On Monday, the Smithsonian Channel plans to air a special presentation of “The Green Book: Guide to Freedom,” a firsthand account of historians, business owners and others who shared the harrowing experience of “traveling while Black” in pre-civil rights America.
The documentary, which will air at 8 p.m., tells the story of Victor H. Green’s eponymously named travel guide that assisted African Americans in safely navigating the country during a time of severe institutionalized racism.
Directed by acclaimed documentarian Yoruba Richen, the filmmaker behind “The New Black,” the Green Book documentary looks at the daily realities that African Americans faced on the road — the struggles, indignities and dangers, but also the opportunities and triumphs that were won along the way.
While the story isn’t new to the Smithsonian — it won three 2019 Golden Globe Awards — the network also chronicled “The Green Book” in an online article in 2016 where it noted that for Black Americans traveling by car in the era of segregation, the open road presented serious dangers.
While driving interstate distances to unfamiliar locales, Black motorists often ran into institutionalized racism in a number of pernicious forms, from hotels and restaurants that refused to accommodate them to hostile “sundown towns,” where posted signs warned people of color that they were banned after nightfall.
Paula Wynter, a Manhattan-based artist, recalled in the 2016 article a frightening road trip when she was a young girl during the 1950s.
In North Carolina, her family hid in their Buick after a local sheriff passed them, made a U-turn and gave chase.
Wynter’s father, Richard Irby, switched off his headlights and parked under a tree.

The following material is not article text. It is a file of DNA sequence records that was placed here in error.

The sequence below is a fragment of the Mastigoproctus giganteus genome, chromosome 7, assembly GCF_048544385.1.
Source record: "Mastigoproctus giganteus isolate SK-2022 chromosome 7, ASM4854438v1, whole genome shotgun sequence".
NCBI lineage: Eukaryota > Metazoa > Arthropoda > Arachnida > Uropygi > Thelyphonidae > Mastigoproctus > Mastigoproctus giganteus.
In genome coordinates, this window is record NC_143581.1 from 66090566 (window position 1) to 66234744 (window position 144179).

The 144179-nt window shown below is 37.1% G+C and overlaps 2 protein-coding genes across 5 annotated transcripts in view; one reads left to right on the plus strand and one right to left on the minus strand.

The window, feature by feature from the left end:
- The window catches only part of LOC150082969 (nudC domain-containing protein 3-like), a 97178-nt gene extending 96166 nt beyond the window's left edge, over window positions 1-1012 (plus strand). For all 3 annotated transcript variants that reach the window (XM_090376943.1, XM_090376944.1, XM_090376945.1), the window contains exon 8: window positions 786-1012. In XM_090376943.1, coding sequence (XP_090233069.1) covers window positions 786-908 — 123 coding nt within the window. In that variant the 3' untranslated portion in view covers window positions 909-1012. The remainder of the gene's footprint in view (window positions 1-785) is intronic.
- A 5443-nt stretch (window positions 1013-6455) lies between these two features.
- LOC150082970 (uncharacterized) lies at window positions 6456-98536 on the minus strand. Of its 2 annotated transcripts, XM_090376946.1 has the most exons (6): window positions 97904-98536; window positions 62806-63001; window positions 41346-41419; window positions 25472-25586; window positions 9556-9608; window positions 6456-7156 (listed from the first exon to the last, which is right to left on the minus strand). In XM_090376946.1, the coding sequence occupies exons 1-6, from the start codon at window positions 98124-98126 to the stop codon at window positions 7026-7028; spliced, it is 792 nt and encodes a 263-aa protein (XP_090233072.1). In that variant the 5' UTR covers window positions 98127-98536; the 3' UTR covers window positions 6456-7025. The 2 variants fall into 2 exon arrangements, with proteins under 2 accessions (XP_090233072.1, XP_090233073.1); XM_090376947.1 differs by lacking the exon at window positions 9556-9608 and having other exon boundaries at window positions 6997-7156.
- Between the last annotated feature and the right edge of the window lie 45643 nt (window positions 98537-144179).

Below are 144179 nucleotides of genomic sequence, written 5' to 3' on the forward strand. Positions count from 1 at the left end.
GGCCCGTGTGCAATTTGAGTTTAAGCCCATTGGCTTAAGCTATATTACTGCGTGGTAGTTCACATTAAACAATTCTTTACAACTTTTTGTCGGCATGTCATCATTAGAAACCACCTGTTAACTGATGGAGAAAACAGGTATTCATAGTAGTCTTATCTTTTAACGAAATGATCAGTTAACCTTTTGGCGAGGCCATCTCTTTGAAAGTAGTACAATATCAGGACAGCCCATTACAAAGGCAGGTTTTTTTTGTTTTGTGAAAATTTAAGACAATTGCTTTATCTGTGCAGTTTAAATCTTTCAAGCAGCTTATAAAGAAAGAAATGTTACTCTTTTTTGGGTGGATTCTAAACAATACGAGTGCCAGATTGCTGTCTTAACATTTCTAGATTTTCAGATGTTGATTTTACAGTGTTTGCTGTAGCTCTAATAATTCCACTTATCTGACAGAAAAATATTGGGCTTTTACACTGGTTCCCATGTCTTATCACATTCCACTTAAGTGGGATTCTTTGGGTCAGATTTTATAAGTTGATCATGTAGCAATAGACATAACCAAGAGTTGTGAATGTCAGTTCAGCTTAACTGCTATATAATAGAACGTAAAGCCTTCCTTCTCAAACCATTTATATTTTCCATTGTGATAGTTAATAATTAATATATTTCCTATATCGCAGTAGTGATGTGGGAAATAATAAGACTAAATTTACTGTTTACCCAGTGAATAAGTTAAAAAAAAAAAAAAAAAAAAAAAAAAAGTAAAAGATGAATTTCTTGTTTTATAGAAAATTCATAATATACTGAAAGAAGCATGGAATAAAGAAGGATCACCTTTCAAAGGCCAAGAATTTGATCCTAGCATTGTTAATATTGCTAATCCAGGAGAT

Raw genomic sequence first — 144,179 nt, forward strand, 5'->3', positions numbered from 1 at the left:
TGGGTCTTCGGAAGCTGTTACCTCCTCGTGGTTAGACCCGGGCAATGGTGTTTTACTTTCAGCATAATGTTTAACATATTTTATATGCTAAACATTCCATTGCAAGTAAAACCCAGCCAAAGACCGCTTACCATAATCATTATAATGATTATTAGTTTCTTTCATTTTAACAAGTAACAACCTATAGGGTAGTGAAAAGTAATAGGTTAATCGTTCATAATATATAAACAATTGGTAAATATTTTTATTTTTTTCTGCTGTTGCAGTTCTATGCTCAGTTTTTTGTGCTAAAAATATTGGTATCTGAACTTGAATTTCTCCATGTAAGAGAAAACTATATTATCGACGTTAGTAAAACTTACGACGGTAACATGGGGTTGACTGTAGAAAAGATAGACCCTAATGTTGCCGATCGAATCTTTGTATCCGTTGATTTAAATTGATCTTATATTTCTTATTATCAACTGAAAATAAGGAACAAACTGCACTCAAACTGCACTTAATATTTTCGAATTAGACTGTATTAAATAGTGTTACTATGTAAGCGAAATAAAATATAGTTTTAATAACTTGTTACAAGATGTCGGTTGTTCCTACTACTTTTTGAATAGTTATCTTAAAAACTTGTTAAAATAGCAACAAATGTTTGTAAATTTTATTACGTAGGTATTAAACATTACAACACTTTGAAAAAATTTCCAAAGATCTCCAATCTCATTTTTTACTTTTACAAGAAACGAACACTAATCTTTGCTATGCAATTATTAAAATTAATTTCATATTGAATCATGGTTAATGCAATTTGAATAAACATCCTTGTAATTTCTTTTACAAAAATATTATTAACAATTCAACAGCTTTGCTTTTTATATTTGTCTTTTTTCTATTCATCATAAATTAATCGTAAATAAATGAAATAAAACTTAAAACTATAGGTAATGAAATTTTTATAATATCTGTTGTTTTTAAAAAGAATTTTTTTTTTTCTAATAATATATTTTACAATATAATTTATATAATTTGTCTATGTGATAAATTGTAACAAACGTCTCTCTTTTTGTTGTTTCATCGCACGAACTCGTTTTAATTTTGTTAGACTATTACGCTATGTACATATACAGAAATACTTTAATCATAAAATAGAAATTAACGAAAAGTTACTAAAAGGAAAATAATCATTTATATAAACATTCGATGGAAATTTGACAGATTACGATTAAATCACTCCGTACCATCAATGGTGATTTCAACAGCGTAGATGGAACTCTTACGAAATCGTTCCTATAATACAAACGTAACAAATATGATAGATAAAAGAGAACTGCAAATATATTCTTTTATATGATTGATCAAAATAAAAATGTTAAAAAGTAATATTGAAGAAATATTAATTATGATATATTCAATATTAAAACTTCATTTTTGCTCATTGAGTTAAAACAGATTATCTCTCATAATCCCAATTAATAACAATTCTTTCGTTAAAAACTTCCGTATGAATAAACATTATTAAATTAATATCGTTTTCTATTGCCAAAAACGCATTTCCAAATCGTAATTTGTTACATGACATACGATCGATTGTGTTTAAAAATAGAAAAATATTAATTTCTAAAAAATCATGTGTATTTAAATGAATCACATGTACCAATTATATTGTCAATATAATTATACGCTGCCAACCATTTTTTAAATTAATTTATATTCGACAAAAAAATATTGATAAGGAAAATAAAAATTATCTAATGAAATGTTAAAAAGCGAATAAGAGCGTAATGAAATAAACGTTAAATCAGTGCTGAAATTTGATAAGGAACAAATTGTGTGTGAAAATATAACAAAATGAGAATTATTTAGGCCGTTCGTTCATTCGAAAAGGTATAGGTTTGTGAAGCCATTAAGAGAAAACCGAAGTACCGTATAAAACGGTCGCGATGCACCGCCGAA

“We sat until the sun came up,” she said. “We saw his lights pass back and forth. My sister was crying; my mother was hysterical.”
New York City-based filmmaker and playwright Calvin Alexander Ramsey concurred.
“It didn’t matter if you were Lena Horne or Duke Ellington or Ralph Bunche traveling state to state, if the road was not friendly or obliging,” Ramsey said.
The Green Book was indispensable to Black-owned businesses. For historians, the listings offer a record of the “rise of the Black middle class, and in particular, of the entrepreneurship of Black women,” said Smithsonian curator Joanne Hyppolite.
Earlier this month, Comcast, the Smithsonian Channel and the Reginald F. Lewis Museum of Maryland African American History & Culture in Baltimore hosted a private premiere screening of the film for Black History Month, inviting community stakeholders and others, including Mayor Catherine Pugh.
Panelists at the event included Linda Goldman, executive producer of “Mission Critical” for the Smithsonian Channel, and Dexter Blackman, an assistant professor of history at Morgan State University.
Vic Carter of Baltimore’s WJZ-TV moderated the event.
“We treasure our engagement in the Baltimore community throughout the year, and co-hosting the Smithsonian Channel’s ‘The Green Book: Guide to Freedom’ during Black History Month at the [museum] afforded us a great opportunity to bring authentic programming to our community members and to connect with one another,” said Jessica Gappa, director of community impact for Comcast’s beltway region.
“It was important for our standing-room-only audience to see the Smithsonian Channel documentary which revealed our shared history about travel restrictions imposed on African Americans during the Jim Crow era,” said Jackie Copeland, executive director of the Lewis Museum.
“It is a painful history, and many watching the film learned about the Green Book for the very first time,” Copeland said. “The Lewis Museum is dedicated to providing space for dialogue about our history and current events. The Green Book film allowed us to do that.”
Since its inception, the Smithsonian Channel said it has been committed to African-American history because it’s essential to a greater understanding of America’s national story.
“We found the Green Book story compelling on several levels,” Goldman said. “It leads us to many fascinating stories, from fabulous vacation resorts like Idlewild, to women entrepreneurs and progressive corporations, to civil rights battlefields. If history were a map, the Green Book guides us off familiar highways onto important, but easily overlooked, scenic routes.”